Attorneys on First Virtual Bench Hearing in Cook County

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As the pandemic continues to hamper regular judicial proceedings, the courts face unprecedented backlogs. In response to this and in an effort to find a viable alternative to live courtroom hearings, the Cook County Law Division in Illinois held a virtual bench hearing. Representing defendants in a civil case focused on alleged breach of contract, Kathy Ehrhart and James Boland were both part of this momentous event. Recently Ehrhart and Boland, both partners at Freeborn & Peters LLP in Chicago, spoke with Attorney at Law Magazine about their experience.

AALM: Could you share your thoughts and initial reactions about participating in this ground-breaking judicial proceeding?

Kathleen Ehrhart Gittings Photography
Kathleen Ehrhart | Gittings Photography

KE: It was certainly exciting to be a part of what at least I understand to be the first remote civil trial proceeding in the Cook County law division. As a trial lawyer, I live for trials. But this was a whole additional layer of excitement and anticipation on top of the normal level. There was also a lot of additional anxiety. This was an entirely different type of proceeding and I was concerned about being able to provide the same level of advocacy on behalf of my clients that I do in a live setting in the remote setting. Would cross examinations feel the same? Would impeaching a witness work as well remotely? The uncertainty around how well the remote proceeding would work as well also added to my anxiety.

Like anything we do as trial lawyers, the more experience we can get doing something the better we are at it. So, I was grateful that another case provided me the opportunity to take several depositions using a remote platform just a few weeks before our trial. This gave me some additional hours logged examining witnesses in a remote proceeding to help get ready for the “big day” when our trial began.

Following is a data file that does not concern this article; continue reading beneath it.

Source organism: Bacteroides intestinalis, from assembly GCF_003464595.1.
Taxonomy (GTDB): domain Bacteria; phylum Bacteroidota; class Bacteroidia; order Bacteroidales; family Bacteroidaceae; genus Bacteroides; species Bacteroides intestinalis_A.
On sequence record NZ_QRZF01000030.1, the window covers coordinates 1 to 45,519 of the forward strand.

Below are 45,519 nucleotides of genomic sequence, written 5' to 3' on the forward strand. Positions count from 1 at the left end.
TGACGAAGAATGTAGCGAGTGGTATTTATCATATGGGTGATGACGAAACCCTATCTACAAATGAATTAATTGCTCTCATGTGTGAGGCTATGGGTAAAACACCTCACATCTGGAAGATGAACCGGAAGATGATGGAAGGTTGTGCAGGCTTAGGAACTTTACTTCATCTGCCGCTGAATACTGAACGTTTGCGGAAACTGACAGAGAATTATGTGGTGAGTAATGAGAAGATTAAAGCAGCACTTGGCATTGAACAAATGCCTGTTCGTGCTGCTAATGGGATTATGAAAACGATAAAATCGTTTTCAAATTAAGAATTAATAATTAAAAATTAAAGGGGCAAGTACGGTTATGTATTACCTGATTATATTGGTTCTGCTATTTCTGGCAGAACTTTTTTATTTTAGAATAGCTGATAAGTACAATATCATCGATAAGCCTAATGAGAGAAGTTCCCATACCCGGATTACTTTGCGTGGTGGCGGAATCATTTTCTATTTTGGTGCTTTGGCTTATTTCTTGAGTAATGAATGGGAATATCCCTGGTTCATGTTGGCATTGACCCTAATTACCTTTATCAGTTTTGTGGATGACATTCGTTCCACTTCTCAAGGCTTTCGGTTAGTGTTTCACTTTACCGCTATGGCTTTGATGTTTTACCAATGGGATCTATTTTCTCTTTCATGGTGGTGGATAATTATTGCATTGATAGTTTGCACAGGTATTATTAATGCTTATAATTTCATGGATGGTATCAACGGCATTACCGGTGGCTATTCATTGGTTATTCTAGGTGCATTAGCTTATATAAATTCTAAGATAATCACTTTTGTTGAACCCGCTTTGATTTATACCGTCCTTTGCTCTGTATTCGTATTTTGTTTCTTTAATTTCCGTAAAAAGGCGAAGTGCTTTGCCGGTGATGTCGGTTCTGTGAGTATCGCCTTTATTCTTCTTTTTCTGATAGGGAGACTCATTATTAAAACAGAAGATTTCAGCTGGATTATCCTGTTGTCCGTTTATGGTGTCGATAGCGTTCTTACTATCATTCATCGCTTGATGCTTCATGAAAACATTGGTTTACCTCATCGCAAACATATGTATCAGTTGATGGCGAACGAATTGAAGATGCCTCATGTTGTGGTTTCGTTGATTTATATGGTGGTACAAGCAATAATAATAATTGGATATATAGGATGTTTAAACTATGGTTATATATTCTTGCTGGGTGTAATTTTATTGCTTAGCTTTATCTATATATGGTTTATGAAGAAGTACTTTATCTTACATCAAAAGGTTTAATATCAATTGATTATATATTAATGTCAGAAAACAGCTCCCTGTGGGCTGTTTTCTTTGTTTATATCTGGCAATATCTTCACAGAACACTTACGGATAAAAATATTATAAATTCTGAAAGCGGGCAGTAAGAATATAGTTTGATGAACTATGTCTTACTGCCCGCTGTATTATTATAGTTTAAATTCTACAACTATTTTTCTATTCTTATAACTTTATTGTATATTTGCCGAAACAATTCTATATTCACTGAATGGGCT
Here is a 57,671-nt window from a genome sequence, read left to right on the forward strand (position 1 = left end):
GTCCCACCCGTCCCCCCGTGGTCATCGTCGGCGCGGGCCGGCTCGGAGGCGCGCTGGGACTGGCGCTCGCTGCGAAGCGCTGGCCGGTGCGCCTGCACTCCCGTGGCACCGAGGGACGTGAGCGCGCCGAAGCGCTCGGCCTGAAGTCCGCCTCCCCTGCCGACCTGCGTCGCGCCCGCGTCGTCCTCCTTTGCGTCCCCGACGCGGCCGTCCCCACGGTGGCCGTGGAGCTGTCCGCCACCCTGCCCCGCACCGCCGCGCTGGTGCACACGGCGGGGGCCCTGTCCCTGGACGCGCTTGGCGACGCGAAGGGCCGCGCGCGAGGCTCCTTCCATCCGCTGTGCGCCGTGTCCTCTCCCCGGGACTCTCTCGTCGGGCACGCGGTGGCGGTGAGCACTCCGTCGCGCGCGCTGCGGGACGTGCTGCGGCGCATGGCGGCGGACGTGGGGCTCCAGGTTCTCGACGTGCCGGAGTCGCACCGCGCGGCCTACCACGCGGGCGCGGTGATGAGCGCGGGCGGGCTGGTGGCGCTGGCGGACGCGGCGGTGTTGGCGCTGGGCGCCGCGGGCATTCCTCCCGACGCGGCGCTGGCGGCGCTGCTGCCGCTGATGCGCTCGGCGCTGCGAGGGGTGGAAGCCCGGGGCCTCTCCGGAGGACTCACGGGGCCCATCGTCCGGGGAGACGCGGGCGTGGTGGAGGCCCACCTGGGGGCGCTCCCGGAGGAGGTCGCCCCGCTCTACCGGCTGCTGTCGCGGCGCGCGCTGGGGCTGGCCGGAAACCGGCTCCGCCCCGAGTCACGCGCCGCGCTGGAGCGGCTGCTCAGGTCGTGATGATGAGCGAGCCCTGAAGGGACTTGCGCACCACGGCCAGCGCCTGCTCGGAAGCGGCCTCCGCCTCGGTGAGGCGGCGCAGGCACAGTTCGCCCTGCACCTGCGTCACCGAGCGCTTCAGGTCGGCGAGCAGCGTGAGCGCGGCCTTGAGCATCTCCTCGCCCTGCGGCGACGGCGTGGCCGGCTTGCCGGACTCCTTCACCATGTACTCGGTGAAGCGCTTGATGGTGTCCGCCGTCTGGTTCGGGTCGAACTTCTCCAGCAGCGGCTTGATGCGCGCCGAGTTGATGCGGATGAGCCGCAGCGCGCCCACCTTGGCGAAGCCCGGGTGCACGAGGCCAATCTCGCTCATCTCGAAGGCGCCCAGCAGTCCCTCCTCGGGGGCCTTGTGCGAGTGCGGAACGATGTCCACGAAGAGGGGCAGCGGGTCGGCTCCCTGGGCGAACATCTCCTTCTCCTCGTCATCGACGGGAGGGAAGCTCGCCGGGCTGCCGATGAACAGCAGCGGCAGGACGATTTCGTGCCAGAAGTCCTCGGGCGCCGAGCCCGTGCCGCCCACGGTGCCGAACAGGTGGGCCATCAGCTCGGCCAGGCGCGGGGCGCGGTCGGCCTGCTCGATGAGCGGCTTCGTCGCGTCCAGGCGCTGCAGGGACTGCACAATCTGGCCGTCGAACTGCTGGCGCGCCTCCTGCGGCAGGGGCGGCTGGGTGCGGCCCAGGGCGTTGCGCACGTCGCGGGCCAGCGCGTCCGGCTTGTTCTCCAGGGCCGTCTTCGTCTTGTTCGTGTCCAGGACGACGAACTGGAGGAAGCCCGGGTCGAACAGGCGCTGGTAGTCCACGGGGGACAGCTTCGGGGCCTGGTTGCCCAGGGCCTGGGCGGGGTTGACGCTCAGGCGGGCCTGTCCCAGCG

James Boland | Gittings Photography
James Boland | Gittings Photography

JB: The logistics of the proceeding itself – the technology, how participants, witnesses and exhibits would be handled and who would control that process technically – was the largest issue to confront, from my perspective. That is because this would be the predicate for how all the other, more normal trial activities such as making arguments to the court, examining witnesses, lodging objections, would be approached. I think that the pandemic had prepared us all for the artifice of virtual meetings, and the limitations of that format were already known to most, if not all, participants. Beyond the format, I think that the logistics of the court’s authority over remote, non-party witnesses was one of my greatest concerns.

AALM: In preparing for this trial what aspects concerned/challenged you/your client the most?